What to Do After Removing a Tick from Your Dog

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What to Do After Removing a Tick from Your Dog

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As a loving pet parent, the last thing you want is for a tick to bite your dog. These nasty bugs can derail the health and comfort of your sweet pup.

For one, they carry dangerous diseases such as Lyme disease, babesiosis, tularemia, Rocky Mountain spotted fever, and ehrlichiosis just to mention a few. These are transmitted to your dog as the ticks bite and hang on to him for dear life.

Besides introducing diseases, ticks also make your pet incredibly uncomfortable. They are irritable and thus trigger excessive licking and scratching.

Repeated scratching and licking is bound to leave inflammation or cause wounds.

The best remedy? Tick removal. There are many strategies you can employ to get rid of ticks from your pooch’s body. From using tweezers to pouring vinegar into the affected area to using specialized tick removal tools, you have many options to choose from.

However, today we want to talk about something a little different about tick removal that pet parents need to know about: What you should do or not do after removing a tick from your doggie.

What to Do

Let’s begin with what to do after a tick removal exercise.

A. Dispose It Of In The Right Way

Once the tick is out, you need to dispose of it appropriately. Sadly, many pet parents get it all wrong regarding throwing the bugs away.

Remember that at the point of being detached from your dog’s body, the tick is likely very much alive.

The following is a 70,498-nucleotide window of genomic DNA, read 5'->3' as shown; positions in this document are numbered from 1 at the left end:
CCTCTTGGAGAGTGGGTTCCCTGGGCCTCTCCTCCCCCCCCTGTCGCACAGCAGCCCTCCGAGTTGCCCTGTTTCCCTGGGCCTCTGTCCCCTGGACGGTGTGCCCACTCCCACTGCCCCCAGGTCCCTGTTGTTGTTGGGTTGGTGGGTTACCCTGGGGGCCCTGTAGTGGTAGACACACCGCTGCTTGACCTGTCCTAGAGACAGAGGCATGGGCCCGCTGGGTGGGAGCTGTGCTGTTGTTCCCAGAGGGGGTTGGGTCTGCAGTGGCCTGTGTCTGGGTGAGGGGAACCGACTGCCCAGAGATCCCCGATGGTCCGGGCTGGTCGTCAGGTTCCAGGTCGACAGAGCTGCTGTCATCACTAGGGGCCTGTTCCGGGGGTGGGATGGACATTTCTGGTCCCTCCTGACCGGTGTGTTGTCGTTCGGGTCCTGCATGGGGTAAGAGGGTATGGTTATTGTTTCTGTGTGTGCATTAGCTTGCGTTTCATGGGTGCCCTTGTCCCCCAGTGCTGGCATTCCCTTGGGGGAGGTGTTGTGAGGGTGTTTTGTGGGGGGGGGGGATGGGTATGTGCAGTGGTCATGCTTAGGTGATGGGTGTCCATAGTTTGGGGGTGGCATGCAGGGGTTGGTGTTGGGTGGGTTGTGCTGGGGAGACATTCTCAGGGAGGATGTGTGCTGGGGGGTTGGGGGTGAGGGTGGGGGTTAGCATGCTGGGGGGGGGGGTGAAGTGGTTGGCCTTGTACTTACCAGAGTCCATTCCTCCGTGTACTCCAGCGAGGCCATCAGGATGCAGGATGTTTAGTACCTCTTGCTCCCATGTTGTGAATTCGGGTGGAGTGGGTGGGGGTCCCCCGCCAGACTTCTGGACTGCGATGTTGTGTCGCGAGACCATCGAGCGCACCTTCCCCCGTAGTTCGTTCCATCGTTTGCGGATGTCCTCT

Unless you broke the thing in half, best believe it is not dead yet. If you drop it somewhere in your house or yard, it will certainly revive and spread more disease in the house.

To be safe, ensure that it is disposed of in a way that doesn’t affect your dog or any other member of the family at all.

There are several ways of going about this. You may flush the tick in the toilet, place it in a sealed container and throw it in the garbage or stick it in a tree.

The latter option dries out the parasite and kills it. 

B. Place The Tick In A Sealed Container

If you suspect that the tick has transmitted disease to your dog, it is in your best interest to keep it and take it to the vet for further tests.

In such a case, grab one tick and place it in a sealed jar, close it, and find your way to the clinic.

If you see any of the symptoms such as fatigue, loss of appetite, a change in the dog’s bark, retching, and rapid breathing, take action.

Tick-transmitted diseases are not to be joked about. If there’s any chance that your doggie is suffering from any of them, he will need immediate medical help.

C. Disinfect The Pet And The Tweezers

The third thing to do after removing a tick from your dog is to thoroughly disinfect the area and your tools.

Use an alcohol-based disinfectant or a natural antiseptic dipped in a cotton ball to wipe the infected area. The idea is to ensure that no germs make their way to your dog’s system and cause an infection.

If the area is already inflamed or severed, be careful not to use the likes of rubbing alcohol as these may irritate the dog’s skin.

The same goes for the eyes, ears, mouth, and other sensitive areas of your dog’s body.

Simply rub the area with plenty of water and watch it closely for the next few days.

Besides disinfecting the affected area, you also want to do the same for your tick removal tools. You don’t want to transfer anything to another dog or person.

D. Wash Your Hands

The next thing to do after disinfecting your dog and cleaning tools is to wash your hands.